I used to think that finding the right one was about the man having a list of certain qualities. If he has them, we’d be compatible and happy. Sort of a checkmark system that was a complete failure. But I found out that a healthy relationship isn’t so much about sense of humour or intelligence or attractive. It’s about avoiding partners with harmful traits and personality types. And then it’s about being with a good person. A good person on his own, and a good person with you. Where the space between you feels uncomplicated and happy. A good relationship is where things just work. They work because, whatever the list of qualities, whatever the reason, you happen to be really, really good together.
What they say is, life goes on, and that is mostly true. The mail is delivered and the Christmas lights go up and the ladders get put away and you open yet another box of cereal. In time, the volume of my feelings would be turned down in gentle increments to a near quiet, and yet the record would still spin, always spin. There was a place for Rose so deeply within myself that it was another country, another world, with its own light and time and its own language. A lost world. Yet its foundations and edges were permanent-the ruins of Pompeii, the glorious remnants or the Forum. A world that endured, even as it retreated into the past. A world visited, imagined, ever waiting, yet asleep.
But sometimes, too, you have this little feeling of knowing, this fuzzy, gnawing sense that someone will become a major something in your life. You just know that theirs will be a life you will enter and become a part of.
It starts so young, and I’m angry about that. The garbage we’re taught. About love, about what’s “romantic.” Look at so many of the so-called romantic figures in books and movies. Do we ever stop and think how many of them would cause serious and drastic unhappiness after The End? Why are sick and dangerous personality types so often shown a passionate and tragic and something to be longed for when those are the very ones you should run for your life from? Think about it. Heathcliff. Romeo. Don Juan. Jay Gatsby. Rochester. Mr. Darcy. From the rigid control freak in The Sound of Music to all the bad boys some woman goes running to the airport to catch in the last minute of every romantic comedy. She should let him leave. Your time is so valuable, and look at these guys -depressive and moody and violent and immature and self-centred. And what about the big daddy of them all, Prince Charming? What was his secret life? We don’t know anything about him, other than he looks good and comes to the rescue.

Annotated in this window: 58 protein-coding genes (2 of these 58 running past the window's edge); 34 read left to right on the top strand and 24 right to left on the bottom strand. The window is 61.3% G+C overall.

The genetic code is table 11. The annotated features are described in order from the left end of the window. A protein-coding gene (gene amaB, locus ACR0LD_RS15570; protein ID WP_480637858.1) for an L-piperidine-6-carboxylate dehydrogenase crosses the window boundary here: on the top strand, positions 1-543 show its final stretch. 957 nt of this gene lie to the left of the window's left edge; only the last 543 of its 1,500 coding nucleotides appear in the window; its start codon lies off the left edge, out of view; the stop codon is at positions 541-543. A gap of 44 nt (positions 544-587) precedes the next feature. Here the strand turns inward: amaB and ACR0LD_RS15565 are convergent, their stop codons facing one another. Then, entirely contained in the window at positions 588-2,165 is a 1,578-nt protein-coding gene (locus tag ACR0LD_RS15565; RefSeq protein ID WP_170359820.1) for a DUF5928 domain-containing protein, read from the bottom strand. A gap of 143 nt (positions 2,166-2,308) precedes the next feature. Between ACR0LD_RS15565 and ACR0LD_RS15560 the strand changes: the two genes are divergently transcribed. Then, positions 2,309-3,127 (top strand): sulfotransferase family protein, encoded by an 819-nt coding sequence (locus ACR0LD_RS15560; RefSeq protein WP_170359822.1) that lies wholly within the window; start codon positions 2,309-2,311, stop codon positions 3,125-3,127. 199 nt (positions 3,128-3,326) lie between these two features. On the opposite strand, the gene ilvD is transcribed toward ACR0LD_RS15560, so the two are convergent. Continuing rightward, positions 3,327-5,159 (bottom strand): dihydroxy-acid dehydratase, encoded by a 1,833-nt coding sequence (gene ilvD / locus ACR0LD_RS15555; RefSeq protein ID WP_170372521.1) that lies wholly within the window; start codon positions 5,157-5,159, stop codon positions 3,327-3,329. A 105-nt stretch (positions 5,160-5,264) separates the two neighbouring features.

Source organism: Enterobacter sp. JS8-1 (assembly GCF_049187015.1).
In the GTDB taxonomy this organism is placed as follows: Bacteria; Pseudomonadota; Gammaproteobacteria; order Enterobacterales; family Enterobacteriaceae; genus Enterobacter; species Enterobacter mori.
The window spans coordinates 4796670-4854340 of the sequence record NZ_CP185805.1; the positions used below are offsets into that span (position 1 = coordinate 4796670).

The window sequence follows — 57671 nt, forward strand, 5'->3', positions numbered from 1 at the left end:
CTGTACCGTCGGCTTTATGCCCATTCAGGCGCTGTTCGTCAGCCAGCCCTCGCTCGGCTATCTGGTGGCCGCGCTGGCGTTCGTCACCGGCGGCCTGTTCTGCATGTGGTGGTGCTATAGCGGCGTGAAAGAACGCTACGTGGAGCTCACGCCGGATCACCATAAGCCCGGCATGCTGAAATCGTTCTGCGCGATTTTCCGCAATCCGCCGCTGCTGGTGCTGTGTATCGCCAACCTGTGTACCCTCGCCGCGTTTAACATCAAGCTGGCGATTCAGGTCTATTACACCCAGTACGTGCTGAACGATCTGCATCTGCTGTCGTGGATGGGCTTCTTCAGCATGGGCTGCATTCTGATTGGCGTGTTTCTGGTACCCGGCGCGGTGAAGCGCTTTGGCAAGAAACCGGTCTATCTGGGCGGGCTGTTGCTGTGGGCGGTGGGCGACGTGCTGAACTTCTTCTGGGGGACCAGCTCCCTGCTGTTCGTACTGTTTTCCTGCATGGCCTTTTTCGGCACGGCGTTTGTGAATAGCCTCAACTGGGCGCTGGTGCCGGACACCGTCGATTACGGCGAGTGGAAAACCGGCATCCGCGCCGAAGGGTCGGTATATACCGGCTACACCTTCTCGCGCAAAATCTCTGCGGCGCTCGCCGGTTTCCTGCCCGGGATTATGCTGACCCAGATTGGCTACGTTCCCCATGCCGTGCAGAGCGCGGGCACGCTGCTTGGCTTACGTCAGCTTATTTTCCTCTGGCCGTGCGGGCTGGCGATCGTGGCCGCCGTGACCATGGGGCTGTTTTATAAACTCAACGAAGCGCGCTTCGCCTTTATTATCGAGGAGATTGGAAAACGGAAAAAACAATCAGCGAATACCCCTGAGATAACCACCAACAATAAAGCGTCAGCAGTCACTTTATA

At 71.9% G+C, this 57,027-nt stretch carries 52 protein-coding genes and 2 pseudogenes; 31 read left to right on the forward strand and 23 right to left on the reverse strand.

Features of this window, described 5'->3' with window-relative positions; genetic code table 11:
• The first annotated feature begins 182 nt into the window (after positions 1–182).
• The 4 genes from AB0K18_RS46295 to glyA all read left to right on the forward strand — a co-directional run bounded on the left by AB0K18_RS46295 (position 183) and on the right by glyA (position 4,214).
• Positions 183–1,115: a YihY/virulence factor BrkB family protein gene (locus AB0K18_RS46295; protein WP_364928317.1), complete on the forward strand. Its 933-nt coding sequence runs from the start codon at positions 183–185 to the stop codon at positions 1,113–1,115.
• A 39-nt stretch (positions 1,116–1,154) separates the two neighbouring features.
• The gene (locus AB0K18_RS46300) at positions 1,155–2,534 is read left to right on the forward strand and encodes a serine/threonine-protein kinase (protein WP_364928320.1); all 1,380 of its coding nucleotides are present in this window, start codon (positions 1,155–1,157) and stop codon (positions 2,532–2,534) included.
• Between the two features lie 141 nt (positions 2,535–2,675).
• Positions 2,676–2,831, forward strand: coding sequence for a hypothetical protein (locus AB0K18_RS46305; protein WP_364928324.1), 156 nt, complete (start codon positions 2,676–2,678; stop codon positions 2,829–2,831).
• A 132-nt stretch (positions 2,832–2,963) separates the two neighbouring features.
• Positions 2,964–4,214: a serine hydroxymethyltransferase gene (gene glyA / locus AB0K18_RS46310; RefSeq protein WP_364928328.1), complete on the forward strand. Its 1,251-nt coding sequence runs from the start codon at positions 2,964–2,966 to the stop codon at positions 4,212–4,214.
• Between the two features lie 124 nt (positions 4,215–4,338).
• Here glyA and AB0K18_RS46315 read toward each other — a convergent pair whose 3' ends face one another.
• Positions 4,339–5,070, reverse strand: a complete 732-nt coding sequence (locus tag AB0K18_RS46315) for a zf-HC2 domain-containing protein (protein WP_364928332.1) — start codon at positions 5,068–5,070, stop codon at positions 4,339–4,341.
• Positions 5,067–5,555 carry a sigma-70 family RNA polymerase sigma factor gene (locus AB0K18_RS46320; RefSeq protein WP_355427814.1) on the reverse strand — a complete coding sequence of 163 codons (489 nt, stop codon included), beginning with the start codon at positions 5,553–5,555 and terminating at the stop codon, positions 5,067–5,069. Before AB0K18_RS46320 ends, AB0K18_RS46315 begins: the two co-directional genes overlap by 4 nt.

It made me wonder how many times we forgive just because we don’t want to lose someone, even if they don’t deserve our forgiveness.
If letting go, if letting people and things work themselves out in the way that they needed to without your help was the most important thing, then it was also the hardest.
This is what I know. Don’t settle for 40, 50, or even 80 percent. A relationship - it shouldn’t be too small or too tight or even a little scratchy. It shouldn’t take up space in your closet out of guilty conscience or convenience or a moment of desire. Do you hear me? It should be perfect for you. It should be lasting. Wait. Wait for 100 percent.
Wanting things for the wrong reasons can turn anyone’s life into a marshmallow on a stick over a hot fire: impossibly messy and eventually consumed, one way or another.
We are all a volume on a shelf of a library, a story unto ourselves, never possibly described with one word or even very accurately with thousands. A person is never as quiet or unrestrained as they seem, or as bad or good, as vulnerable or as strong, as sweet or as feisty; we are thickly layered, page upon lying page, behind simple covers. And love - it is not the book itself, but the binding. It can rip us apart or hold us together.